posted by carmicha at 9:21 PM on July 25, 2013 [1 favorite]

I've never seen a female kitten stay with a mother to help with a new litter, and I've been around a lot of feral cat colonies (I live in the countryside where TNR is just now getting started, but we've been doing it for years).
posted by sarahgrace at 9:28 PM on July 25, 2013 [2 favorites]

We have a set of kittens about the same age & their mother seemed to hit the "ok kids, you're on your own now" phase a few weeks ago. (FWIW, their mother pretty much disappeared the entire time she was pregnant, then reappeared at our house just in time to give birth. We live in the country & I was afraid the coyote got her, but she turned up & was just fine. I wouldn't worry too much about your mother cat until another month or two has passed.)
posted by belladonna at 5:44 AM on July 26, 2013 [1 favorite]

Call the local animal shelter and ask them about the best way to catch the kittens for neutering. Also, you may want to foster them indoors for awhile to socialize them so that they can be adopted.

If Mom-cat shows up with a new litter, work on getting her neutered first, and then any subsequent kittens.

The best gift you can give these kitties is to get them to a point where they can be adoped into a loving home.
posted by Ruthless Bunny at 7:35 AM on July 26, 2013 [1 favorite]

Best answer: You're an awesome person for helping out mama cat and her babies!

We've had to resort to drop traps to catch some of the more clever ferals in our neighborhood, so you might want to touch base with your local humane society or similar organizations to borrow one. The sooner you can grab hold of the kittens on your deck, the better; fostering them as soon as possible will make socialization a breeze.

Don't hesitate to MeMail me if you have any questions.
posted by evoque at 8:38 AM on July 26, 2013 [1 favorite]

Friends of mine with a feral colony in their yard enlisted the help of Alley Cat Allies in trapping and neuter/spaying the cats. ACA provided traps and advice. Try contacting Alley Cat Allies for help; I think the least they can do is lend you humane traps or tell you where you can get them lent to you.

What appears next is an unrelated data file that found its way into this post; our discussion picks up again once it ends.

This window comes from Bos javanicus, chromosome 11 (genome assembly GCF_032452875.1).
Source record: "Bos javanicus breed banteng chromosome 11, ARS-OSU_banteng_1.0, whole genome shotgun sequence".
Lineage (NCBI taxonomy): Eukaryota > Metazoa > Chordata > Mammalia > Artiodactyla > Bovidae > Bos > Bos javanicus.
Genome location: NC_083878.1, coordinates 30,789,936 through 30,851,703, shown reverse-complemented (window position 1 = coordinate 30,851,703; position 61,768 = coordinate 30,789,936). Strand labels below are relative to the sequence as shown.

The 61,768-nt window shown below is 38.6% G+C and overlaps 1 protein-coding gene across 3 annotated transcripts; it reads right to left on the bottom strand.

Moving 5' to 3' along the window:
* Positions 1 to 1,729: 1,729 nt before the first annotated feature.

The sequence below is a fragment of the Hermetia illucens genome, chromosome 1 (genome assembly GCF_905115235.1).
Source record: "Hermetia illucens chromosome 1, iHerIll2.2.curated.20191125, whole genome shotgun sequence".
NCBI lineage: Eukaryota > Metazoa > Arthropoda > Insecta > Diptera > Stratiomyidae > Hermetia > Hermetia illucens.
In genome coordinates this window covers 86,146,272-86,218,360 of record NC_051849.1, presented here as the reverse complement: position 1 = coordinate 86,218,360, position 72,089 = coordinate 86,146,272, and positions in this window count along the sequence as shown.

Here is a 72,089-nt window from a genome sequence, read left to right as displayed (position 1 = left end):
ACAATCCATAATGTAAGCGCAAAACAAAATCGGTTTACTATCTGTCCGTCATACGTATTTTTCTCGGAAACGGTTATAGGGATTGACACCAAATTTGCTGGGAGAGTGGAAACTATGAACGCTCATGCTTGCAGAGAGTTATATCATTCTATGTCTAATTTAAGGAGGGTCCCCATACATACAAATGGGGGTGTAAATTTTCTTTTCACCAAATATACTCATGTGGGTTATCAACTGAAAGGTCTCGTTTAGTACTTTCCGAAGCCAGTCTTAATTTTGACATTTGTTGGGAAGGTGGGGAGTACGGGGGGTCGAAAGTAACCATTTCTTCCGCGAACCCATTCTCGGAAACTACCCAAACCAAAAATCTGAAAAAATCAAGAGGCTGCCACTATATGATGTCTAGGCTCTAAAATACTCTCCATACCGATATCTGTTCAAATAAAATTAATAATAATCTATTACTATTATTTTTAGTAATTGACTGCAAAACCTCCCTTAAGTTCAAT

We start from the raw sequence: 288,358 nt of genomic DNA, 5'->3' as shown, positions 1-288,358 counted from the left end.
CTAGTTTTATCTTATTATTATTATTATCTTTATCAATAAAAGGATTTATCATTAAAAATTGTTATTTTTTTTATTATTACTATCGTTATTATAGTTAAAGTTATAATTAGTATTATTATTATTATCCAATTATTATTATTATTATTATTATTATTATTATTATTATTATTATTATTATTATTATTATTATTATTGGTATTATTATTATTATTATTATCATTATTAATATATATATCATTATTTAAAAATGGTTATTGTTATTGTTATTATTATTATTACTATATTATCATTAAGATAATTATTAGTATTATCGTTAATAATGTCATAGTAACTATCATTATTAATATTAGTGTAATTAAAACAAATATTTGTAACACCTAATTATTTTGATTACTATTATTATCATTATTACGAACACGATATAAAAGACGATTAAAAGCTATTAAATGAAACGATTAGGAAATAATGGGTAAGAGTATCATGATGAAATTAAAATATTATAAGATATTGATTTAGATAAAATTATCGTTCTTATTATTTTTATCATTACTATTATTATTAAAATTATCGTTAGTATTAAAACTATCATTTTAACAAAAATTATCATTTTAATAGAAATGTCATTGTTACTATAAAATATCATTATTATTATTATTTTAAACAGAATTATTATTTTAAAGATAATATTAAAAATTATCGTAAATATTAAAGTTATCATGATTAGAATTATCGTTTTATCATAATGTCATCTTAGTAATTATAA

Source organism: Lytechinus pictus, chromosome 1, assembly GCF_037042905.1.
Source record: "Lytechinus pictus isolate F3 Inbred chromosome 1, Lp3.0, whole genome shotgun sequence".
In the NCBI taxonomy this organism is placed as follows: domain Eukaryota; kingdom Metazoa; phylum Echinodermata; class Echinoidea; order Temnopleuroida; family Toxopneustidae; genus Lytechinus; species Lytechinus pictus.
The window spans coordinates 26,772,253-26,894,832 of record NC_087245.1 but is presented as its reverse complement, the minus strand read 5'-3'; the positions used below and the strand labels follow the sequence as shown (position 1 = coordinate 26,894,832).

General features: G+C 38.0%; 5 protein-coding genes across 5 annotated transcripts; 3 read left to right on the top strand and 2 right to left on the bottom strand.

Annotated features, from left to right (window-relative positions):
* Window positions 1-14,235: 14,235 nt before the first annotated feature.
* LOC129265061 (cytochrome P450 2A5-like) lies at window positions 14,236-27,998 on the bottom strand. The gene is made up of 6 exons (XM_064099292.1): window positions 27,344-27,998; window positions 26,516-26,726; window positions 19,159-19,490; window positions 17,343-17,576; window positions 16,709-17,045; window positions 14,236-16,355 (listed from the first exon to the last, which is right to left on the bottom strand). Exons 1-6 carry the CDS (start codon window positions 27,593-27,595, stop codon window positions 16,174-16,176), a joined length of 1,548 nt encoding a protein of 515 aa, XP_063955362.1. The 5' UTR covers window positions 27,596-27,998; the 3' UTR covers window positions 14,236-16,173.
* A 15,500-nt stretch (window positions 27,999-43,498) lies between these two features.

(One mom cat in my friends' colony was especially wily and hard to trap; that is why I have four cats now - I adopted Jack the kitten from that litter.)
posted by Rosie M. Banks at 1:29 PM on July 26, 2013 [1 favorite]

The drop trap may be your answer for trapping the kittens and maybe the Mummy cat too when she turns up again


Very good instructions and guidance on how to build, use etc.

In feral colonies, adult females will sometimes act as midwives helping an inexperienced female whilst she gives birth, nippng umbilical cords, cleaning the babies. I have seen this. It's well documented by ethologists such as Jeremy Angel.

I would definitely contact all of your local shelters, also the local vets, write out a description of her, so that they have something to go on, even better if you have pictures of her. Too often in shelters, ferals are just marked up to be killed as so few people have the will to help them

Don't give up on the Mummy cat. They can often turn up again. She may have been chased off by a dog or a particularly aggressive tom cat and holed up somewhere a way away, knowing her babies were now in relative safety with a food source.

Huge props to you for doing the right thing and helping this mini colony. The world needs more like you. Feral cats are just as deserving of our help as any other creature in need.

Best of luck :)
posted by Arqa at 2:09 AM on July 27, 2013 [1 favorite]

Response by poster: Thanks so much, everyone. Your thoughtful remarks are as helpful as your practical suggestions. As you know, it can be hard to serve these critters when the human creatures around them are not yet very humane.
posted by R2WeTwo at 12:13 PM on July 27, 2013